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I hope that we can find ways to share the work that this class is doing in the hopes of inspiring students at all levels to apply what they are doing to really world experiences. It would be fascinating to actually see this climbing wall come to life and have o

Skyping with Capstone Press and their Graphic Novel Team

capstone graphic novel skype (2)Our 2nd grade spectrum students have been studying graphic novels.  We started by watching this video from Capstone Press.

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Then, students started looking at all of the graphic novels in our library and noticing elements of a graphic novel.  They identified speech bubbles vs. thought bubbles vs. captions.  They looked at the inking and colors chosen as well as the layout on the page.  After several days of exploring graphic novels, students began working on their own.  They go through a process of storyboarding, thumbnail sketches, etc.

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In our library, some of our favorite graphic novels are by Capstone Press.  We can’t keep Princess Candy on the shelves.  In addition to our print graphic novels, we have several simultaneous access ebooks that are graphic novels.

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Each year we try to think about experiences that we can offer the students in this project to support their development of their own stories.  Sometimes we have a  guest speaker come in and do some cartooning.  However, this year I reached out Amy Cox and the wonderful people at Capstone Press.  Amy connected me with Bob Lentz who works on graphic novels and Ashlee Suker who works on graphic nonfiction.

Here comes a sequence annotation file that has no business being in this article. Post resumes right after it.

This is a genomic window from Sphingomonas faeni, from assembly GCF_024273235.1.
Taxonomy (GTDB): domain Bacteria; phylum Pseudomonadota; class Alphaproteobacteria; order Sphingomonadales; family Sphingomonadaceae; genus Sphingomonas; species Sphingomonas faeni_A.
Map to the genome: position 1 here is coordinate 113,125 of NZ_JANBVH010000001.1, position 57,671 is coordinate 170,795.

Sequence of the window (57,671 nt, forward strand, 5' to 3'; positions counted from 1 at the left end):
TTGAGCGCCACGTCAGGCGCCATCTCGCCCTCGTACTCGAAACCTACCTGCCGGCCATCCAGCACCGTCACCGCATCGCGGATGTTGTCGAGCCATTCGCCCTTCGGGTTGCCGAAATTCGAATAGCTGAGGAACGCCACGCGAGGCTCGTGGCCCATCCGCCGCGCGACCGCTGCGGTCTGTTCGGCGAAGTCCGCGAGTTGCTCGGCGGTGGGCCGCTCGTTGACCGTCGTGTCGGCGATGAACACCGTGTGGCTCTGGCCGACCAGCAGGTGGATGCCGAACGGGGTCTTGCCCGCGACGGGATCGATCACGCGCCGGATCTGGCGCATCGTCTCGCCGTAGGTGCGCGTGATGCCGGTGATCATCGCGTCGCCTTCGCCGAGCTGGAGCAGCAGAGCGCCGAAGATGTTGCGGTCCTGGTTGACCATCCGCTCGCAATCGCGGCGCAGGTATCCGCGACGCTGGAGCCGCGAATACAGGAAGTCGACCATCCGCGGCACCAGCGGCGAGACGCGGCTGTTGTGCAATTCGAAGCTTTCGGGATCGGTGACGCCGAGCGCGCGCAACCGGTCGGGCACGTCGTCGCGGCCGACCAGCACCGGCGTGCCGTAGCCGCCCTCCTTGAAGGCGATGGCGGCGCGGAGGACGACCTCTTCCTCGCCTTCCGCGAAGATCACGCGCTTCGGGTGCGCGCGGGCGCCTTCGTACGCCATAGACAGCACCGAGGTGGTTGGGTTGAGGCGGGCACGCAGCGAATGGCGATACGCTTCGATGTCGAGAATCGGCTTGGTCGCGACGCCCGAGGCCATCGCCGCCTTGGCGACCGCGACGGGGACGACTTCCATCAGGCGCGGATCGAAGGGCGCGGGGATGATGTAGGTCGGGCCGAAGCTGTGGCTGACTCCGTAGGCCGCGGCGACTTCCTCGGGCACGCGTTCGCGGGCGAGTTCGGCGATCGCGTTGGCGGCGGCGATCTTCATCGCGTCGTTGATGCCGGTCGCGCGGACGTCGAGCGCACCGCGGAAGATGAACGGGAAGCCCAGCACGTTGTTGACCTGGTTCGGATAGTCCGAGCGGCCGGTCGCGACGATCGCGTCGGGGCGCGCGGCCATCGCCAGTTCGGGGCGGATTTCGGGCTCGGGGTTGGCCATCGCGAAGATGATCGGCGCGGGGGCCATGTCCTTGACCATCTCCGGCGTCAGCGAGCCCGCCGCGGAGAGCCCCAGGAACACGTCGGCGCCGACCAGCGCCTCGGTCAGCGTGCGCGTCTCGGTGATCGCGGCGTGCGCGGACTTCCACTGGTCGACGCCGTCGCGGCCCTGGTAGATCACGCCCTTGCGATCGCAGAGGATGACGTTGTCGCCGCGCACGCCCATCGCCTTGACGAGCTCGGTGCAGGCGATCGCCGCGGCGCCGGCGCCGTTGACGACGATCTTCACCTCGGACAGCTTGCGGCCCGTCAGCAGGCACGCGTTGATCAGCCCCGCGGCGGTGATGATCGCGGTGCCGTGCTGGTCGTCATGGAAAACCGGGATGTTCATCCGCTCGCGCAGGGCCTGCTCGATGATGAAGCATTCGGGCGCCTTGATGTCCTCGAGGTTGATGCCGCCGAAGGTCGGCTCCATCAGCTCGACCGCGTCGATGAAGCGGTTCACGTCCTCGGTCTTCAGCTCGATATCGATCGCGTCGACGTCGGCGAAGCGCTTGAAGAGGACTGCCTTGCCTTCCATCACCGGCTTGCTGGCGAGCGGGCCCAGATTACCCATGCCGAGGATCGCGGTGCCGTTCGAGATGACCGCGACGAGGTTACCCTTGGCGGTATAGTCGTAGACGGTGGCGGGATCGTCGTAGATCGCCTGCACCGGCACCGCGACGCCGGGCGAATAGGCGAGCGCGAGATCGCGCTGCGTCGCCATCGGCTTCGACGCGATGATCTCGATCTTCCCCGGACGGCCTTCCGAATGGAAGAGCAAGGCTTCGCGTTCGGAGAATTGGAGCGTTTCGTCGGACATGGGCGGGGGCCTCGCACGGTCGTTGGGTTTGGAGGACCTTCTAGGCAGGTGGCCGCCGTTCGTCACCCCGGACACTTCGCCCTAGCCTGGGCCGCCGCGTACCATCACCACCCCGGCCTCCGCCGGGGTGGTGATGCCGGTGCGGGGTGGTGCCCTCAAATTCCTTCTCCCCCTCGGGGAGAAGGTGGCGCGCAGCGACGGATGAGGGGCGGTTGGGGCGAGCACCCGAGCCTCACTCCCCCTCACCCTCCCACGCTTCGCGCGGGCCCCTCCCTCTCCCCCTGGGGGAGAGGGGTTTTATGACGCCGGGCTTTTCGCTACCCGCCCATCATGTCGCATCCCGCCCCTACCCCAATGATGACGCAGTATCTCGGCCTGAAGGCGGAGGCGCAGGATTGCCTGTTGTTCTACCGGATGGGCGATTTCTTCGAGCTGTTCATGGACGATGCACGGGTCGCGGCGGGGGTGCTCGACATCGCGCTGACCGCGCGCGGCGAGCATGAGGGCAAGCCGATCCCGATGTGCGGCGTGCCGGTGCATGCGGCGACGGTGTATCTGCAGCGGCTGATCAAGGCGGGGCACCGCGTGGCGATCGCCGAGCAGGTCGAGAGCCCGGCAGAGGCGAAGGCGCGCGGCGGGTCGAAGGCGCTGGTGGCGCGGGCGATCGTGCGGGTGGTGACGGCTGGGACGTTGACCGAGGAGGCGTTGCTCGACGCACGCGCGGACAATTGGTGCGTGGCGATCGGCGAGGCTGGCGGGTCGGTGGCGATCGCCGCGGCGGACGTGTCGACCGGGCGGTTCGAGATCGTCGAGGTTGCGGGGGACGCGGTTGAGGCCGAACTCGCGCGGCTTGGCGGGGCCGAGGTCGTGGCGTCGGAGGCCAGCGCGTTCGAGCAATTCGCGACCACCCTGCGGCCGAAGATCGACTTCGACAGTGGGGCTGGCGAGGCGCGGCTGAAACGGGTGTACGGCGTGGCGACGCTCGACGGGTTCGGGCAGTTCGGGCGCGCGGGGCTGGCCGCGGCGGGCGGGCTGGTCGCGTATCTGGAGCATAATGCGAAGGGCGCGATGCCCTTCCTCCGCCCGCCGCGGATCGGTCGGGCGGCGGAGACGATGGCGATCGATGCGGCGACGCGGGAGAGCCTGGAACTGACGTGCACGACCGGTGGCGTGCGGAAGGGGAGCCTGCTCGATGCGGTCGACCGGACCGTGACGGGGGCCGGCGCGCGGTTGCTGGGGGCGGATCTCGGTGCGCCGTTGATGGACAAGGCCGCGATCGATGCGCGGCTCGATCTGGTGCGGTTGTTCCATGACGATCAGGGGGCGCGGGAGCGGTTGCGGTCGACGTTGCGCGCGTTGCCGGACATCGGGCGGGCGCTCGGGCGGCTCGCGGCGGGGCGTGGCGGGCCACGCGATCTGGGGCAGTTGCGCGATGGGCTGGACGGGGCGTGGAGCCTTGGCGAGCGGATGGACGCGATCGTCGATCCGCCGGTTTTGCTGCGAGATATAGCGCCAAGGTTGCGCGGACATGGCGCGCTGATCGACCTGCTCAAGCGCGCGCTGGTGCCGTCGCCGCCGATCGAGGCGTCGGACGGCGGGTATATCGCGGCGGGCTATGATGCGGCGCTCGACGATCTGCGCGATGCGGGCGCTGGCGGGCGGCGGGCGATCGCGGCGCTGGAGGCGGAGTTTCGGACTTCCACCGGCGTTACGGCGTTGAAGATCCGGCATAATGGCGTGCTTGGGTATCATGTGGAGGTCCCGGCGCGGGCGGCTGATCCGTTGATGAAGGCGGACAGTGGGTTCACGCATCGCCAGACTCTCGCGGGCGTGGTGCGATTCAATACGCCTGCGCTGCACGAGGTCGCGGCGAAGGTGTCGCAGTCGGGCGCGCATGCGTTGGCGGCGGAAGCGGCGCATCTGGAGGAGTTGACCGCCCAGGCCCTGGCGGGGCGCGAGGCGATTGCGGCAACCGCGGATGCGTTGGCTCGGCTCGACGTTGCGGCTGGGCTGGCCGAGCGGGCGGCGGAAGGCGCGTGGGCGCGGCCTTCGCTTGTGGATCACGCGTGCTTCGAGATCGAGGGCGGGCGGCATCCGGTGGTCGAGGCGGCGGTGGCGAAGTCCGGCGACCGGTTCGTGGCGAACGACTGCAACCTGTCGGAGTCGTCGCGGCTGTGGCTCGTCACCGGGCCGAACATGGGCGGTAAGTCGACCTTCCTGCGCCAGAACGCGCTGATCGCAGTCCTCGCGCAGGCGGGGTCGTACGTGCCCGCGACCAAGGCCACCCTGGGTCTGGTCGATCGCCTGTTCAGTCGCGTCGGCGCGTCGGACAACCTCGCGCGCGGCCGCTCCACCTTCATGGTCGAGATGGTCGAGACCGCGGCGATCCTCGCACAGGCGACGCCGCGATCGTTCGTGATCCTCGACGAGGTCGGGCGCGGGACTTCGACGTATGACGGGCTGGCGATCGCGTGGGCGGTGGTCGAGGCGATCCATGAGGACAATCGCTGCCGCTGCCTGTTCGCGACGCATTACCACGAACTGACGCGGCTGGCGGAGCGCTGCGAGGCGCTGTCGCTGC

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This dynamic duo put together a presentation to show our students how a graphic novel is put together from the beginning to the end.  We got to see how the story is planned over a specific number of page layouts.  We saw how text fits into the various boxes on each layout.  From this text, we also got to see the instructions that are sent to an illustrator along with research links to inform the historical aspects of a nonfiction graphic.

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Every page that Ashlee showed got several oohs and ahhhs from students.  They loved to see how a character went from a thumbnail sketch to a full color character in the book.  It was also interesting to see the initial attempt at creating a character and how that character changed.  Sometimes the final character was a combination of several sketches put together.

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Bob and Ashlee paused a lot along the way for students to ask questions.  Some of their questions were about upcoming projects while others were about where ideas come from.  I loved when students thought about specific questions that would help them with their own project.  I also loved when Bob asked the students how many pages their graphic novels were going to be.  Answers ranged from 12 pages to a full box set of several graphic novels!

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Bob and Ashlee closed with a preview of upcoming Capstone titles for the fall.  The students saw a lot of books that they want in our library.  It was perfect timing because our student book budget group is about to start and graphic novels is once again a category that they will be purchasing books in.  These 2nd graders are sending their recommendations to this group, and I’m sure we’ll see several Capstone graphic novels on our shelves soon.  Thank you Capstone Press for being a continuing supporter of the programs we offer in our library.  You are appreciated!